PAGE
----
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Been sad for months now

(32 Posts)
Charley50 Thu 30-Oct-14 22:31:35

My DP of 8 years moved out from our home nearly 5 months ago now. Initially I said that if he moved out it was over, but I've found myself seeing him still, maybe once a week. He hasn't stayed the night while my DS is there since he moved out, but he has occasionally when DS is at his dads.
He doesn't want to move back in, he wants an easy life at his mums (he is 50 years old FFS)!! I know that going NC is the way forward but I'm finding it so difficult. I want him back with us but it's not looking like it's going to happen. It is all so painful to me. Would anti-depressants help me to get through this? I've got lovely friends but I don't let most of them know just how bad I am feeling. They tend to give me advice rather than listen to me.

PoundingTheStreets Thu 30-Oct-14 22:51:03

If you're feeling that every day is a struggle, ADs may well help in the short term. They won't necessarily make you feel better, but they will help you feel a little more detached from the situation so that you can see things a little more objectively and make clearer, better decisions. In the meantime, there is mounting evidence that for milder depression a good diet, sleep and regular exercise can achieve the same benefits, so I'd try that as well (especially as ADs can take several weeks to kick in).

It's early days yet though. 5 months is no time and you were together a long time. It's natural to still be grieving, and that's exactly what you are doing. Your X may not have died but you're mourning the loss of your relationship - and all the hopes and visions of the future you had together. It's a lot to lose and it takes time to work through. It's ok to feel sad about it. Eventually, this new uncertain future will feel exciting rather than bleak and daunting, but it's normal that you don't feel that way about it at this early stage. Don't dismiss your friends too quickly by assuming they'll be fed up of you going on about your X. If they're true friends they'll be happy to listen for a while longer yet and talking is your way through this.

If you're a practical get-on-with-it type of person, you may find it helpful to write a sort of action plan for yourself. Try to deal with what you have rather than chasing after dreams. If you Knew that it was definitely over for good, would that change how you relate to your X when you see him? You can still grieve without diverting valuable energy on a hopeless proposition, and the grieving will be over more quickly because you are able to give it your full attention.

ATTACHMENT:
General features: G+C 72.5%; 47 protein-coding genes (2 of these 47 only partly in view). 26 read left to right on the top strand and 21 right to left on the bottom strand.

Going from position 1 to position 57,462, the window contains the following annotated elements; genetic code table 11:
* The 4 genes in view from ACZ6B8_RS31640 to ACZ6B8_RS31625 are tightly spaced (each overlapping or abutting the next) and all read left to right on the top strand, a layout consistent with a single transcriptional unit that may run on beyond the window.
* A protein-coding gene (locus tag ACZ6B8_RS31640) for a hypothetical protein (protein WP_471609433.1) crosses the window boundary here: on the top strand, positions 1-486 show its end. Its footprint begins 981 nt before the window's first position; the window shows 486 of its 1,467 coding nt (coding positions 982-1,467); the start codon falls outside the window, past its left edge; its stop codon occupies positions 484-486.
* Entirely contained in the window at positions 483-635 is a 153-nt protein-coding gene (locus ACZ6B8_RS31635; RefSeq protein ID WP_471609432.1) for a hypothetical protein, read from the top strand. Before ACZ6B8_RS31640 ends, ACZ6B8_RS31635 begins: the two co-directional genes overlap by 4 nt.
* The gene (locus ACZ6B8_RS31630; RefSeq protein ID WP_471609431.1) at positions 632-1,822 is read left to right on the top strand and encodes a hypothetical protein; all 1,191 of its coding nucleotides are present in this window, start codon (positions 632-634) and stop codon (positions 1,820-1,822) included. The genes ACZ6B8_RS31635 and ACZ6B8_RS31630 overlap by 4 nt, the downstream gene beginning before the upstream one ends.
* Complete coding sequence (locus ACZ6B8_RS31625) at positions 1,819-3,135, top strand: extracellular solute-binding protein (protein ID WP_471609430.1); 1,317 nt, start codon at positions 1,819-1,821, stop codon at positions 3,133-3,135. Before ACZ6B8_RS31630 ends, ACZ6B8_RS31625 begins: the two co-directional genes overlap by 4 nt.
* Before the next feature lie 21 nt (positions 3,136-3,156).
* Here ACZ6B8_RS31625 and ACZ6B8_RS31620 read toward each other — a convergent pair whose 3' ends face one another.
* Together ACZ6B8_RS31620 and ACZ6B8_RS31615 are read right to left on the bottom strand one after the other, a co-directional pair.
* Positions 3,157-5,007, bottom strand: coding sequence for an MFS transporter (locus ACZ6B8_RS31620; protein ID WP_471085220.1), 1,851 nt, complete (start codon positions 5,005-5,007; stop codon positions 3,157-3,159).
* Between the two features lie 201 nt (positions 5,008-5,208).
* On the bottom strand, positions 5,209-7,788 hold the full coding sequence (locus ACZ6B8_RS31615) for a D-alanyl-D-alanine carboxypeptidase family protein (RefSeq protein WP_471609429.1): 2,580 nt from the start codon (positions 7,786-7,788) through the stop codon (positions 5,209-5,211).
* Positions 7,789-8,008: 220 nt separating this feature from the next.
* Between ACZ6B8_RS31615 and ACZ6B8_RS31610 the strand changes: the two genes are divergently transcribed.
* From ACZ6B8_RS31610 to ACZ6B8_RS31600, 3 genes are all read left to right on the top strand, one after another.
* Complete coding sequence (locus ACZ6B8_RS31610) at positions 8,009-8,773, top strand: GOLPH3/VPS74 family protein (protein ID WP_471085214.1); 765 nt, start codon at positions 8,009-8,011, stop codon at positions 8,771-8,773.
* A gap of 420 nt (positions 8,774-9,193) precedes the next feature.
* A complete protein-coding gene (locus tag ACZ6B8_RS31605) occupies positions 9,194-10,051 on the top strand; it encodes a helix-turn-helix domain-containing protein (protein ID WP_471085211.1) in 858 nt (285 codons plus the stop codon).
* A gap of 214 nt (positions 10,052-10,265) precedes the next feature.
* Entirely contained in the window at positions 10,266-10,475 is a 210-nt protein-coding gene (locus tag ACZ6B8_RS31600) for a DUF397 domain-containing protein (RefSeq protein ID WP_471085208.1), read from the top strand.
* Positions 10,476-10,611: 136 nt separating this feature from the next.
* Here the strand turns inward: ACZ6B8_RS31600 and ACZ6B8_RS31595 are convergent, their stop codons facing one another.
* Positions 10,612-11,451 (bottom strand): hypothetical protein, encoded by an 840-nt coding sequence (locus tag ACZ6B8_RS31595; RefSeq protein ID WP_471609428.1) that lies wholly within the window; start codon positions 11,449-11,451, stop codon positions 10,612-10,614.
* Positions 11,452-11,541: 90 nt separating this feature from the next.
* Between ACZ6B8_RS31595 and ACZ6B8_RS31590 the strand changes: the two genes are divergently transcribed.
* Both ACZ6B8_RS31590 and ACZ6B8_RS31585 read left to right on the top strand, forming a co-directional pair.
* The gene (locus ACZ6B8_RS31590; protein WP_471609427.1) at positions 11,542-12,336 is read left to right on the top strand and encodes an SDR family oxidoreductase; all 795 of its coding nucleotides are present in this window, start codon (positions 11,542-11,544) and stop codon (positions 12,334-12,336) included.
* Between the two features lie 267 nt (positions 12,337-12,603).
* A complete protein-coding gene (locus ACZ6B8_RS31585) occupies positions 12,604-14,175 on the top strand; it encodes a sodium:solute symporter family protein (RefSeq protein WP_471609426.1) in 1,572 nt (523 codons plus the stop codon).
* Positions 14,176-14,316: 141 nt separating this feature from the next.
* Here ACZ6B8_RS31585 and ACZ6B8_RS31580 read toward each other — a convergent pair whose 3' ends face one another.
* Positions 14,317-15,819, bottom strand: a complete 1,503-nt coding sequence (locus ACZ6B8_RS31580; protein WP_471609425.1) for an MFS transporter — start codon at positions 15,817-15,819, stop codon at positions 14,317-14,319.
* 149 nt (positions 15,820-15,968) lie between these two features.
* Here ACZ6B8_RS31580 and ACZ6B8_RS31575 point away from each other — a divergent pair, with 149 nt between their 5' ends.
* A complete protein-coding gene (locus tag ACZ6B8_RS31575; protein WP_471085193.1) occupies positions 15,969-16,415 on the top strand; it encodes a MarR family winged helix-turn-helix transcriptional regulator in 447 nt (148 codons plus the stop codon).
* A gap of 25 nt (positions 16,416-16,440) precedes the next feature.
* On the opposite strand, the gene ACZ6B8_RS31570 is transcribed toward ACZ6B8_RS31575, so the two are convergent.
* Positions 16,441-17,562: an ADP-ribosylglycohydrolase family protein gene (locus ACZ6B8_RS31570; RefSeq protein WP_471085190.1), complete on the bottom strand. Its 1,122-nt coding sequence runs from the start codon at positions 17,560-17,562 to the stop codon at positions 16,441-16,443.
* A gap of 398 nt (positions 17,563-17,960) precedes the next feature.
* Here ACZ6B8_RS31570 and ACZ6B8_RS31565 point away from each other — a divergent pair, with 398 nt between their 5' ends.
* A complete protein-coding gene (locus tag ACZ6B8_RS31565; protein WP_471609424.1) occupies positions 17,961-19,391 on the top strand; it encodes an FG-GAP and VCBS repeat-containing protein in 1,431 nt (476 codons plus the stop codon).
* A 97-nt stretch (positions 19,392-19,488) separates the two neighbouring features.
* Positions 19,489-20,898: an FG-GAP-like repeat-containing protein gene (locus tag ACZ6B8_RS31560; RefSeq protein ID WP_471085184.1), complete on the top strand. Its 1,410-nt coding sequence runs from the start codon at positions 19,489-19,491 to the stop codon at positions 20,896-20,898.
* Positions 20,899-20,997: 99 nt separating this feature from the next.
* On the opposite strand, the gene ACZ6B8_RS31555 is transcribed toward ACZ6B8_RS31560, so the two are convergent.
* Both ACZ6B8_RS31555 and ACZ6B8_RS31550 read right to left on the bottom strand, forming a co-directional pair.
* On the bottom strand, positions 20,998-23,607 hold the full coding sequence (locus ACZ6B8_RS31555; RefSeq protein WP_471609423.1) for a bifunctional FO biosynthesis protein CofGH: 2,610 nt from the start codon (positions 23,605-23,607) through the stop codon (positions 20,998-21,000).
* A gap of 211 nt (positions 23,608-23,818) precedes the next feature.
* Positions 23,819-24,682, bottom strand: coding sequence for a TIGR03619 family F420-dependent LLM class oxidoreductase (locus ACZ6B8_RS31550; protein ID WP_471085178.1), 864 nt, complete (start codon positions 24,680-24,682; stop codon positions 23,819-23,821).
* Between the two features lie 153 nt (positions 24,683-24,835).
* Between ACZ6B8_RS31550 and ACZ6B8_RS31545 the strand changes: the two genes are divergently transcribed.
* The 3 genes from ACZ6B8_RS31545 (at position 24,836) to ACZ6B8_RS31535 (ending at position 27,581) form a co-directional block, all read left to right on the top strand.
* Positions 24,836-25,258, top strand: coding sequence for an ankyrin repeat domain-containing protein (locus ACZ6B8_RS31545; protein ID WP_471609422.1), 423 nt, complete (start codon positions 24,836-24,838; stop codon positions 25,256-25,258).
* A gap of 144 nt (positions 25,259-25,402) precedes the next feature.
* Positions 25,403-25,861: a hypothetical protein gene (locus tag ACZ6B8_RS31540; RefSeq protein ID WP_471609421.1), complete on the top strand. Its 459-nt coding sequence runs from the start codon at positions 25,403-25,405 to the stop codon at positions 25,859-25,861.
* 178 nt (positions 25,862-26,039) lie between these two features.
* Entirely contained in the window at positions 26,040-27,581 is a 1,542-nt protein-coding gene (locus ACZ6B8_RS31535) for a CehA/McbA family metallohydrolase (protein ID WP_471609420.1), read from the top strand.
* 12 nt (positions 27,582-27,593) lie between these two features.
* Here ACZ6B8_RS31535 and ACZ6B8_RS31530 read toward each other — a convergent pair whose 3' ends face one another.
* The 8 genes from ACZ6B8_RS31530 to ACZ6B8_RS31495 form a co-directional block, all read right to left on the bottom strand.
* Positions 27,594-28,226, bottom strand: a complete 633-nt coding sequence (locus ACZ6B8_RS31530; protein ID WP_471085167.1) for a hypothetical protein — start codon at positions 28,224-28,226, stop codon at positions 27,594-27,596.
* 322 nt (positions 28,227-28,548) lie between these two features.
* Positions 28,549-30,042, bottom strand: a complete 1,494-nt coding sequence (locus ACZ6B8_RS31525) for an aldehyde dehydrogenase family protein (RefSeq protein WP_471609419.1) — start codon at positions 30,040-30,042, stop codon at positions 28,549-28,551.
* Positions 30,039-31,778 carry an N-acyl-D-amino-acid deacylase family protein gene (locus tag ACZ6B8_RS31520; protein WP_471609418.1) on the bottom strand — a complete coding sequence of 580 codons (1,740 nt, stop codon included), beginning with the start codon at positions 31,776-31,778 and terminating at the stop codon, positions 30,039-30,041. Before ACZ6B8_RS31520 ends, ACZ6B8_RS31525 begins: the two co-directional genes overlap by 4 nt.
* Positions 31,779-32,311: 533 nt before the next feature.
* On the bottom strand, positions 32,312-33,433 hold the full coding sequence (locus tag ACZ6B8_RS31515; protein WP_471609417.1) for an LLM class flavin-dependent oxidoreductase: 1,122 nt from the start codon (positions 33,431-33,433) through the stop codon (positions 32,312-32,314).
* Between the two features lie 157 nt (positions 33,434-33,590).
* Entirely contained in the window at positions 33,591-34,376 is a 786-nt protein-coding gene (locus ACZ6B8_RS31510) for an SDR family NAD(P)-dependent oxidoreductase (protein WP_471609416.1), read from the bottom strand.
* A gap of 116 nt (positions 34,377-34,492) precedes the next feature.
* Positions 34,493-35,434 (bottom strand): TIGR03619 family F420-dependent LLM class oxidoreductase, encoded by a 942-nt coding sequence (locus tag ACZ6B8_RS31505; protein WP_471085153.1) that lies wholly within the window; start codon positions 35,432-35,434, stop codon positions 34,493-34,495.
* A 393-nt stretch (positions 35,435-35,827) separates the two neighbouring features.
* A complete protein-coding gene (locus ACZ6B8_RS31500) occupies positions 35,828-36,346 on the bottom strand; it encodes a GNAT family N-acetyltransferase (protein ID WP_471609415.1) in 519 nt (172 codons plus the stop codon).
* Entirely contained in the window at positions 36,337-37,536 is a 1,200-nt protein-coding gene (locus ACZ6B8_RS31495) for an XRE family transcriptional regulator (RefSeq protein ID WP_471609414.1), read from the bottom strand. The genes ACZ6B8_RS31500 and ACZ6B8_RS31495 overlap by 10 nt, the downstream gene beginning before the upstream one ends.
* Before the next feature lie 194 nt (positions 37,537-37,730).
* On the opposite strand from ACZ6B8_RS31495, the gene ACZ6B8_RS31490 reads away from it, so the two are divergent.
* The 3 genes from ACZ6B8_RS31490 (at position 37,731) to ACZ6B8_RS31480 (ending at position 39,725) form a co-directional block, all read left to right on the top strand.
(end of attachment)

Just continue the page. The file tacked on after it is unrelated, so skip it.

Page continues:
Good luck and hope you feel better soon.

patronisingbitchinthewardrobe Thu 30-Oct-14 22:53:40

Just sack him completely. Until you stop digging into the wound its not going to heal.

Charley50 Thu 30-Oct-14 23:05:09

Thank you both of you.

SpanielofDoom Thu 30-Oct-14 23:09:48

NC is the only way you're going to get over this. Complete NC.

It can be really hard for the first few weeks, but nothing is harder than seeing someone once a week when that someone used to live with you, and you want it like it used to be, but they're happy as a pig in shit with the new arrangement.

CogitoErgoSometimes Fri 31-Oct-14 07:04:53

You do have to make a clean break and he should respect your decision when you tell him to stop coming round. If your friends want to help, perhaps they could be on the end of the phone for if/when you feel yourself wanting to get in touch? I'm not sure that ADs are the way forward, however. I think sometimes people need help dealing with hopeless situations or they need a helping hand over the worst, but at other times it's important to let the hurt happen naturally so that you can feel when you are starting to improve. Good luck but do make the break

CogitoErgoSometimes Fri 31-Oct-14 07:10:32

BTW.... with friends who want to give advice (and yes I'm aware of the irony... smile), if you just want them to listen it can help if you preface what you tell them with the words... 'I'm not looking for solutions yet, I just need you to listen and understand'.

Charley50 Fri 31-Oct-14 07:40:54

Thanks Cogito..Tbh it is me asking him to come round. I think if I stop asking him he will just fade away. I have been hopIng that he will realise he has made a mistake and that he loves me and wants to move back in, which is why I've kept things going.
In the meantime I have relegated myself to a booty call in a way. (Although he does still help me with stuff). But yes I need to make the break and move on.

Nanadookdookdook Fri 31-Oct-14 07:51:58

Can you afford to visit a counselor - they're paid to listen!! And it can be so cathartic to off load to someone.

And ime can really help you to sort out your thoughts and feelings.

CogitoErgoSometimes Fri 31-Oct-14 07:56:14

I'm sorry your optimism has come to nothing. Being someone's booty call is not a great way to live, you're quite right. Keeps all the hopes alive but ultimately you still end up by yourself. Worst of both worlds and that's when it's particularly difficult to shake of the sadness. Even though you asked him round, he could have said no. It would have been kinder.

IME someone you've been with for several years leaves a big hole in your life. All the things that you used to do as 'us' are suddenly 'I'. Everything from booking holidays to wallpapering a room to washing the pots becomes alien. You're suddenly conscious of happy couples everywhere, holding hands. It's really not easy at all and it takes time and application to stop seeing a space where the person used to be. So be kind to yourself as you make the break and ask for help if you need it.

SpanielofDoom Fri 31-Oct-14 08:03:18

I'm worried about your "fade away" comment.